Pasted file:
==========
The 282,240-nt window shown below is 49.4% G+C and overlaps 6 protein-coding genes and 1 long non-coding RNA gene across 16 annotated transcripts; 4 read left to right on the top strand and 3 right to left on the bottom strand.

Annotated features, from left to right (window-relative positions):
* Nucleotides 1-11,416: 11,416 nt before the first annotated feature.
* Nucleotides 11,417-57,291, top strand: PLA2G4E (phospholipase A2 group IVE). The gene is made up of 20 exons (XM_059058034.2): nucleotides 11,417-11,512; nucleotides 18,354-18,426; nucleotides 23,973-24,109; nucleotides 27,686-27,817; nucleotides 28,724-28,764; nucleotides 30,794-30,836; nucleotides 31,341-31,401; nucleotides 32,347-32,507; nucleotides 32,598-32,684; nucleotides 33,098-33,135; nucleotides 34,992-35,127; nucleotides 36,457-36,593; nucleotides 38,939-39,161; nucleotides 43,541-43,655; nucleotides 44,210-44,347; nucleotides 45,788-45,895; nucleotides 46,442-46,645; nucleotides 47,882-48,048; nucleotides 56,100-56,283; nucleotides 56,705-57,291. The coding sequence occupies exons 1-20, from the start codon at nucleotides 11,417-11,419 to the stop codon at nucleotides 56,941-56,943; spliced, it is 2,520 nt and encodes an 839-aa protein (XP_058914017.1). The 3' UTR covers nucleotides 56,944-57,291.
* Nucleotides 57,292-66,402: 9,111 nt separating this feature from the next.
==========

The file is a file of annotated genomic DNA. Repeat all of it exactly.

The 282,240-nt window shown below is 49.4% G+C and overlaps 6 protein-coding genes and 1 long non-coding RNA gene across 16 annotated transcripts; 4 read left to right on the top strand and 3 right to left on the bottom strand.

Annotated features, from left to right (window-relative positions):
* Nucleotides 1-11,416: 11,416 nt before the first annotated feature.
* Nucleotides 11,417-57,291, top strand: PLA2G4E (phospholipase A2 group IVE). The gene is made up of 20 exons (XM_059058034.2): nucleotides 11,417-11,512; nucleotides 18,354-18,426; nucleotides 23,973-24,109; nucleotides 27,686-27,817; nucleotides 28,724-28,764; nucleotides 30,794-30,836; nucleotides 31,341-31,401; nucleotides 32,347-32,507; nucleotides 32,598-32,684; nucleotides 33,098-33,135; nucleotides 34,992-35,127; nucleotides 36,457-36,593; nucleotides 38,939-39,161; nucleotides 43,541-43,655; nucleotides 44,210-44,347; nucleotides 45,788-45,895; nucleotides 46,442-46,645; nucleotides 47,882-48,048; nucleotides 56,100-56,283; nucleotides 56,705-57,291. The coding sequence occupies exons 1-20, from the start codon at nucleotides 11,417-11,419 to the stop codon at nucleotides 56,941-56,943; spliced, it is 2,520 nt and encodes an 839-aa protein (XP_058914017.1). The 3' UTR covers nucleotides 56,944-57,291.
* Nucleotides 57,292-66,402: 9,111 nt separating this feature from the next.